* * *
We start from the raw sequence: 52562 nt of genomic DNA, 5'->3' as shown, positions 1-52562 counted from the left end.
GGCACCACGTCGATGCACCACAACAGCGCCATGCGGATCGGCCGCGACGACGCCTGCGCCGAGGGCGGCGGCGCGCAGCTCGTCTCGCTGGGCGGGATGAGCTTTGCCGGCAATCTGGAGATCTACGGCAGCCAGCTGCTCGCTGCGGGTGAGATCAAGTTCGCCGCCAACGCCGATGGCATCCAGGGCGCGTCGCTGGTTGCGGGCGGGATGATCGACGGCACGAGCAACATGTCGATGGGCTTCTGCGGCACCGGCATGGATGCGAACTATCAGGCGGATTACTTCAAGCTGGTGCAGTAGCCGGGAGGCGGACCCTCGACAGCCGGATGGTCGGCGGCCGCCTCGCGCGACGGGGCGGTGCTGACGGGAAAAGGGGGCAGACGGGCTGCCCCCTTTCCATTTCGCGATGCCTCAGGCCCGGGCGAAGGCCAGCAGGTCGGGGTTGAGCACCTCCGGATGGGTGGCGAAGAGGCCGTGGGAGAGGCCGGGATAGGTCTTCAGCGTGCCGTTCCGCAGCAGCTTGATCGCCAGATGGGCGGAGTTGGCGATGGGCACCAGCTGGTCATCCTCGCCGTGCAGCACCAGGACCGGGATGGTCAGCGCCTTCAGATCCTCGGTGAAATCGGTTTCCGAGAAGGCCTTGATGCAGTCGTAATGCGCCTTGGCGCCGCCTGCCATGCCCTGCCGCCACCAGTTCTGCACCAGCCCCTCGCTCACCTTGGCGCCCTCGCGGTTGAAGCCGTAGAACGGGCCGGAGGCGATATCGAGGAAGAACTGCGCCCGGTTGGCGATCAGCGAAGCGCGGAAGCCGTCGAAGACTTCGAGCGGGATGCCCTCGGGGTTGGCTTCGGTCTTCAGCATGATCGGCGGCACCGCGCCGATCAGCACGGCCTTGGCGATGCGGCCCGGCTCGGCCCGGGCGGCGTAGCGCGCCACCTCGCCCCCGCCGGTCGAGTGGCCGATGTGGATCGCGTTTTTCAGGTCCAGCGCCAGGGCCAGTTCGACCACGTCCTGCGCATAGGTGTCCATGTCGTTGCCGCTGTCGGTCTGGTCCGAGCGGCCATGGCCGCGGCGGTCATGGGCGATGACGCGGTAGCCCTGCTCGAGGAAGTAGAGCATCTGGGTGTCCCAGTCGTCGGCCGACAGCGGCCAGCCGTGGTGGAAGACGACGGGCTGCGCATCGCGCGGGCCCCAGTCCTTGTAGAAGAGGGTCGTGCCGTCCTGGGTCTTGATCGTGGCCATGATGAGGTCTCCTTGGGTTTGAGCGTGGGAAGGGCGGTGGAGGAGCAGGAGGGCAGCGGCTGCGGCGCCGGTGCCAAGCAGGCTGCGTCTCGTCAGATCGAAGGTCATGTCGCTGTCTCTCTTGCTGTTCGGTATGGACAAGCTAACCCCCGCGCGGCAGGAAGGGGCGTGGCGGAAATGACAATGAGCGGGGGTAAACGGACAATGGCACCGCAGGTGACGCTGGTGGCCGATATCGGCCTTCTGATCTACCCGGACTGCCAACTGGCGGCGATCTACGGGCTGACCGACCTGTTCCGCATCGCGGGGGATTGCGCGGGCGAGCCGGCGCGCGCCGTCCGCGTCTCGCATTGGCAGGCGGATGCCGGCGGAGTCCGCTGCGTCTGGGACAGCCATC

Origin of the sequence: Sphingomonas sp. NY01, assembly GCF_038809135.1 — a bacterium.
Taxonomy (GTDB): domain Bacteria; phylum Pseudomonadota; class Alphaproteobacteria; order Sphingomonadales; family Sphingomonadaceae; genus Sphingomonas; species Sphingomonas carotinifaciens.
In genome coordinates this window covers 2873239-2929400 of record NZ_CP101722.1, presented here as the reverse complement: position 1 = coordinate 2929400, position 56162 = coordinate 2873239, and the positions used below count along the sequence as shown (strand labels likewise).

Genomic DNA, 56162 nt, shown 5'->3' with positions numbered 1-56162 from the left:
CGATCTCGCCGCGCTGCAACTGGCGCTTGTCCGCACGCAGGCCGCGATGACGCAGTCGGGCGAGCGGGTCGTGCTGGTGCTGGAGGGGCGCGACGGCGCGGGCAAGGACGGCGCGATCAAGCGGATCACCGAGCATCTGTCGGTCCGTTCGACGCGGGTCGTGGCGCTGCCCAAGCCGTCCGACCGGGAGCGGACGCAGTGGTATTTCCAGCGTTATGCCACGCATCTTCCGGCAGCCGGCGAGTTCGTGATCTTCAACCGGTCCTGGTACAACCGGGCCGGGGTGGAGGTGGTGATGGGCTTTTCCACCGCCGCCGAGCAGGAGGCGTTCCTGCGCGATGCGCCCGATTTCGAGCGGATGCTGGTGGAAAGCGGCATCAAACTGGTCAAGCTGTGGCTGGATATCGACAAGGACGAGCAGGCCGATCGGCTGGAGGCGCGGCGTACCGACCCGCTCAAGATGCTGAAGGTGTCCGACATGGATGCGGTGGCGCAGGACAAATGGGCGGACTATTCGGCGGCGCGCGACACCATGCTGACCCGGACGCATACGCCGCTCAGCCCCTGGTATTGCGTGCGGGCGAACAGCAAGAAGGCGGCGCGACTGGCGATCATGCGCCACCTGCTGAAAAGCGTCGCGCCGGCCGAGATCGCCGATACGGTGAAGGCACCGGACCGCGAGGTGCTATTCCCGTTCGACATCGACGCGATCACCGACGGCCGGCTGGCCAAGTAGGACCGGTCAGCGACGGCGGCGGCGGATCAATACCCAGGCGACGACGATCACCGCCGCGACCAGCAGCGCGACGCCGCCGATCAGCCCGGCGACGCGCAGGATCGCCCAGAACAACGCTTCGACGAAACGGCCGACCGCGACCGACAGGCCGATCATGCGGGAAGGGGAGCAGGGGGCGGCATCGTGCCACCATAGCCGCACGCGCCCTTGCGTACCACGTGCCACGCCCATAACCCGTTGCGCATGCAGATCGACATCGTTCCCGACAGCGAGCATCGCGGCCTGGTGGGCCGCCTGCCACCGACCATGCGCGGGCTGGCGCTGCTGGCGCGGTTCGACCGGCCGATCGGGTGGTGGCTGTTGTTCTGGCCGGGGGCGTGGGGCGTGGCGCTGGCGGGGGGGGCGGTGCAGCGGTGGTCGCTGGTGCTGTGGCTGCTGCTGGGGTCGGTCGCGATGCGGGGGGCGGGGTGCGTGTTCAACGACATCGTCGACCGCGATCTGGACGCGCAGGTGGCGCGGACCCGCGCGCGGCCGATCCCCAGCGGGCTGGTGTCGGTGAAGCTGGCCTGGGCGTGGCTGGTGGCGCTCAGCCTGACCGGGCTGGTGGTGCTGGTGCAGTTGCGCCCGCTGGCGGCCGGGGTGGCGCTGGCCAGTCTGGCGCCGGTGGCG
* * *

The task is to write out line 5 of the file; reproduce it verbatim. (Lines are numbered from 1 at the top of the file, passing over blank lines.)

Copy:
In genome coordinates this window covers 2873239-2929400 of record NZ_CP101722.1, presented here as the reverse complement: position 1 = coordinate 2929400, position 56162 = coordinate 2873239, and the positions used below count along the sequence as shown (strand labels likewise).